The first designated space for dads in Adelaide’s north will open next month to give fathers a safe place to seek parenting and personal support.
A vacant shop in the forecourt of Elizabeth Rise Shopping Centre at Elizabeth Downs is being transformed into a Dad’s Business headquarters.
In partnership with Communities for Children facilitating partner Anglicare, Centacare will oversee the space where men can drop in for a chat and seek advice, referral to services, parenting education, advocacy, counselling, and support for alcohol and other drugs.
There will be a strong focus on cultural awareness and understanding to tackle stigma, which remains one of the main barriers to young men reaching out for help.
Dad’s Business social worker Darren Clarke hopes the space will empower men of all ages, and strengthen their sense of pride, cultural belonging and community ownership.
“We want the guys to know that for whatever support they need, this is where they go,’’ he said.
“Even if they spend 15 minutes here, they can drop in, talk and just debrief, and we can link them in with the supports they require if we can’t provide them.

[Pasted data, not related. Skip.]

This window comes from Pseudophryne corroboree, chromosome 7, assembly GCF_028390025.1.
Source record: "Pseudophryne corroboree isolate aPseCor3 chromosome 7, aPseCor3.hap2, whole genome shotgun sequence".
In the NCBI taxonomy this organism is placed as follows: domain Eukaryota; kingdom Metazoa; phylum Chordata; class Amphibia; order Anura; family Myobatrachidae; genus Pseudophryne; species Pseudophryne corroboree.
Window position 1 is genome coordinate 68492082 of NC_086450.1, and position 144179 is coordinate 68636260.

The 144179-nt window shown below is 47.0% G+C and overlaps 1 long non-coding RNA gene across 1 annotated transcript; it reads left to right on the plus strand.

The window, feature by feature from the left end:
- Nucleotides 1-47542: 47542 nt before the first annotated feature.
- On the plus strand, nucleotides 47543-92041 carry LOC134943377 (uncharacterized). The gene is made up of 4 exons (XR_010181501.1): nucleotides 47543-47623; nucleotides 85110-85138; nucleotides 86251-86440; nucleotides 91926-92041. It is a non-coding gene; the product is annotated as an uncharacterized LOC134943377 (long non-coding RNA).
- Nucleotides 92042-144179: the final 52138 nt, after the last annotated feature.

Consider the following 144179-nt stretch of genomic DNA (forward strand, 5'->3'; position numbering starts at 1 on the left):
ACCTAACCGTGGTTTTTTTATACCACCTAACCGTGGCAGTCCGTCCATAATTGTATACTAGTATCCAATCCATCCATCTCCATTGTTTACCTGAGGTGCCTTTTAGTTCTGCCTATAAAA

“At the moment they’re telling us that if they feel stressed, in some cases they’ve got to wait up to four weeks or more for an appointment to get mental health support. We can provide that early intervention immediately.’’
More than 220 men, including 15 clients who identify as Aboriginal or Torres Strait Islander, have engaged with Dad’s Business touch points over the past six months.
The program supports first-time and existing dads across the Playford region through a range of activities that recognise the value of fathers in family and children’s lives.
“The focus is on strengthening their capacity to parent within a community-building framework in a community setting,’’ Darren said.
“One of the biggest difficulties we’ve had over the past three years has been finding suitable locations that dads can call their own to run group and one-on-one activities each week.
“As participation numbers have grown, so has the need to be more flexible. This space will allow us to do that.’’
Centacare Drug & Alcohol Service counsellor Paul Best said common challenges faced by men included a lack of connectedness, opportunity and meaning in their lives: “There’s a lot of unemployment and stigma attached to that which people manage in different ways, including alcohol and drugs.
“It’s confronting for them to walk into a big community centre or office space, so if they can come somewhere in their own community where they feel safe and comfortable, then sharing their concerns and having the opportunity to address their challenges becomes more accessible to them.’’
For more information about Dad’s Business, phone 08 82522311